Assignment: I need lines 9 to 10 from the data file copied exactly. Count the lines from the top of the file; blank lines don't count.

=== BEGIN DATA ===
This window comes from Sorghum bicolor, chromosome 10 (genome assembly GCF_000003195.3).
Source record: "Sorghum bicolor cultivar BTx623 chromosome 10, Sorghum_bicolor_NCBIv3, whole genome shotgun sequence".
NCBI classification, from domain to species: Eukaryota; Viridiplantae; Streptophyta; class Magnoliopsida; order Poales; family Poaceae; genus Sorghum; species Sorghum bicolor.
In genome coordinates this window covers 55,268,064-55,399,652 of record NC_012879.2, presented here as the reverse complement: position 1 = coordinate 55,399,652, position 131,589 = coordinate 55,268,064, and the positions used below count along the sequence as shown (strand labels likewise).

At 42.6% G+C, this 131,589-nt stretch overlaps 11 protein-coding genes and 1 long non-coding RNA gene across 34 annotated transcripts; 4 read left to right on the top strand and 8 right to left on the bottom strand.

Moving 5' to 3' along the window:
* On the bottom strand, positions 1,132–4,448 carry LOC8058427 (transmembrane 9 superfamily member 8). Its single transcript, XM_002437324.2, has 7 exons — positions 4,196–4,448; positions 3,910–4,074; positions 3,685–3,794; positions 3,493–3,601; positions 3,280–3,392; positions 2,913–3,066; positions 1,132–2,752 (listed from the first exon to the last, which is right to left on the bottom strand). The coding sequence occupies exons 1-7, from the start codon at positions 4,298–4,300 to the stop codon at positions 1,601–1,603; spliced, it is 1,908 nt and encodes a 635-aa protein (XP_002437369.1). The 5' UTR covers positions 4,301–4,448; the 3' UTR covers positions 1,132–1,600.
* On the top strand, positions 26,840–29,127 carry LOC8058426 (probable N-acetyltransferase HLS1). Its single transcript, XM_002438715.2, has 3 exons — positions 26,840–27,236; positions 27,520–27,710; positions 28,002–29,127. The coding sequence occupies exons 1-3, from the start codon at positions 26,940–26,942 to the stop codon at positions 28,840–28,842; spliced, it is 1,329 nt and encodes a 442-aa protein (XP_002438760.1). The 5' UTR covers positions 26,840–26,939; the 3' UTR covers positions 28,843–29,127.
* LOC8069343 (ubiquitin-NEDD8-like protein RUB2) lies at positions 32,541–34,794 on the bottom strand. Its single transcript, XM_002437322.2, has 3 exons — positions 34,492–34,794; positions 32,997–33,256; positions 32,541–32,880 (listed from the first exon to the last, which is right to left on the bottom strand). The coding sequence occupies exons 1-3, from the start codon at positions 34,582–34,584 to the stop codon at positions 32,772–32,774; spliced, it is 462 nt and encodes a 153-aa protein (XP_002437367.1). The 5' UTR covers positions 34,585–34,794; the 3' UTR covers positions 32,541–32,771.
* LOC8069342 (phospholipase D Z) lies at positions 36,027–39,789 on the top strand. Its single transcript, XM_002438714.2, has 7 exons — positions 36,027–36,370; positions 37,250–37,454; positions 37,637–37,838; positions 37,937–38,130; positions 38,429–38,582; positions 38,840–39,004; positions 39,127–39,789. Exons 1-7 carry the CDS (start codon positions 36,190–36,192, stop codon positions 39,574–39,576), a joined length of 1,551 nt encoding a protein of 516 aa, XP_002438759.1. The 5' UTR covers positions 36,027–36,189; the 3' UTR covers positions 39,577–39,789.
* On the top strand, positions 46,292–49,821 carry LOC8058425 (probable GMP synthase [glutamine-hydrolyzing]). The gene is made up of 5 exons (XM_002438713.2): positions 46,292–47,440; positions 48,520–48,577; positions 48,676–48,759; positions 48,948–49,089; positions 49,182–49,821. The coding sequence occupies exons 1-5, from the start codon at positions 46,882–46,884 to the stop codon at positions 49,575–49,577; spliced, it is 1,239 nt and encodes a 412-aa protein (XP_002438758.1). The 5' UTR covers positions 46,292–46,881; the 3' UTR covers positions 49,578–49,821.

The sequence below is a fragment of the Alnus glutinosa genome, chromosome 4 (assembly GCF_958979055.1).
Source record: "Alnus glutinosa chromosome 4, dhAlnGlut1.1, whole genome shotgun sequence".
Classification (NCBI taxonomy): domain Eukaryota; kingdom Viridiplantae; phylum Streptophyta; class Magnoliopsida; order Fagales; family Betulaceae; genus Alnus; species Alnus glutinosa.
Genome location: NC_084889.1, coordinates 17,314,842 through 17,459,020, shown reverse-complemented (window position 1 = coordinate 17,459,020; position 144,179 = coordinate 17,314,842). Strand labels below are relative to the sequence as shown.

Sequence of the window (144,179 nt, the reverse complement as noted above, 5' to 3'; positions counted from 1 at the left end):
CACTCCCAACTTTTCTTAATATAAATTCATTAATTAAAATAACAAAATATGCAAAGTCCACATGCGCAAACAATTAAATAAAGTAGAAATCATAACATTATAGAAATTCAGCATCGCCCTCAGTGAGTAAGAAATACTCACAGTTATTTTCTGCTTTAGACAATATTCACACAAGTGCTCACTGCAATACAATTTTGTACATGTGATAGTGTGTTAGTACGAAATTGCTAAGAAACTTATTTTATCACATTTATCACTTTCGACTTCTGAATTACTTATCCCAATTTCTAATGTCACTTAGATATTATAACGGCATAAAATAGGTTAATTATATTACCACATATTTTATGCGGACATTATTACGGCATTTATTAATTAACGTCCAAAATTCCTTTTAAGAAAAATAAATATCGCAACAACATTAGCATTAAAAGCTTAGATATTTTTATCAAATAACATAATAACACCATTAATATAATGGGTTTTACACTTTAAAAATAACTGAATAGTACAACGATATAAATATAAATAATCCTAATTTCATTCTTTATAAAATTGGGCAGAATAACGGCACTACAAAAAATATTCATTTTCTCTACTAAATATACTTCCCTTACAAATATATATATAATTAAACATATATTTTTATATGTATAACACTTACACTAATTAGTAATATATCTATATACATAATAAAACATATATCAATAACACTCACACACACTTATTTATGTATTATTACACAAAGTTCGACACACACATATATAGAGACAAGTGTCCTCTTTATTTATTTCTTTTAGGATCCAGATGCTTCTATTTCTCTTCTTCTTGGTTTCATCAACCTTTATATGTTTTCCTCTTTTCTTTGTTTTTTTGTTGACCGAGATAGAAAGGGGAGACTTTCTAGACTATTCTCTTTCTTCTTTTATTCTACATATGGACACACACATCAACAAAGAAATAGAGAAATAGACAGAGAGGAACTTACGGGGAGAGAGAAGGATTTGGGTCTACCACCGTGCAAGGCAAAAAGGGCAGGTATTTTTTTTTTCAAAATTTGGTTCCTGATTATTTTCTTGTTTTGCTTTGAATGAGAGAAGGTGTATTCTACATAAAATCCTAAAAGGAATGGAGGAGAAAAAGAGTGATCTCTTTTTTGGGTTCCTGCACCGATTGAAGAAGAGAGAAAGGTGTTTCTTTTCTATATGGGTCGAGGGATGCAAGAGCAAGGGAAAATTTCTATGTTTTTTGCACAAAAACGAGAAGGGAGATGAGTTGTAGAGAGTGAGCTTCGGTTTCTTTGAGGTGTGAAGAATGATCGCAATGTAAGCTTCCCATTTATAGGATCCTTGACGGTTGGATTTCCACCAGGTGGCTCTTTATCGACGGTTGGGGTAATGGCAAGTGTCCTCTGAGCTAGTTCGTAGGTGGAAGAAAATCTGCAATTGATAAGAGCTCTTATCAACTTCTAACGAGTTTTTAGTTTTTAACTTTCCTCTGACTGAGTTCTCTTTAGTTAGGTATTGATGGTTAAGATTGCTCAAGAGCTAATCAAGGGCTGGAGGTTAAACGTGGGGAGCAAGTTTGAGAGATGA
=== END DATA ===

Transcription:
* LOC8069343 (ubiquitin-NEDD8-like protein RUB2) lies at positions 32,541–34,794 on the bottom strand. Its single transcript, XM_002437322.2, has 3 exons — positions 34,492–34,794; positions 32,997–33,256; positions 32,541–32,880 (listed from the first exon to the last, which is right to left on the bottom strand). The coding sequence occupies exons 1-3, from the start codon at positions 34,582–34,584 to the stop codon at positions 32,772–32,774; spliced, it is 462 nt and encodes a 153-aa protein (XP_002437367.1). The 5' UTR covers positions 34,585–34,794; the 3' UTR covers positions 32,541–32,771.
* LOC8069342 (phospholipase D Z) lies at positions 36,027–39,789 on the top strand. Its single transcript, XM_002438714.2, has 7 exons — positions 36,027–36,370; positions 37,250–37,454; positions 37,637–37,838; positions 37,937–38,130; positions 38,429–38,582; positions 38,840–39,004; positions 39,127–39,789. Exons 1-7 carry the CDS (start codon positions 36,190–36,192, stop codon positions 39,574–39,576), a joined length of 1,551 nt encoding a protein of 516 aa, XP_002438759.1. The 5' UTR covers positions 36,027–36,189; the 3' UTR covers positions 39,577–39,789.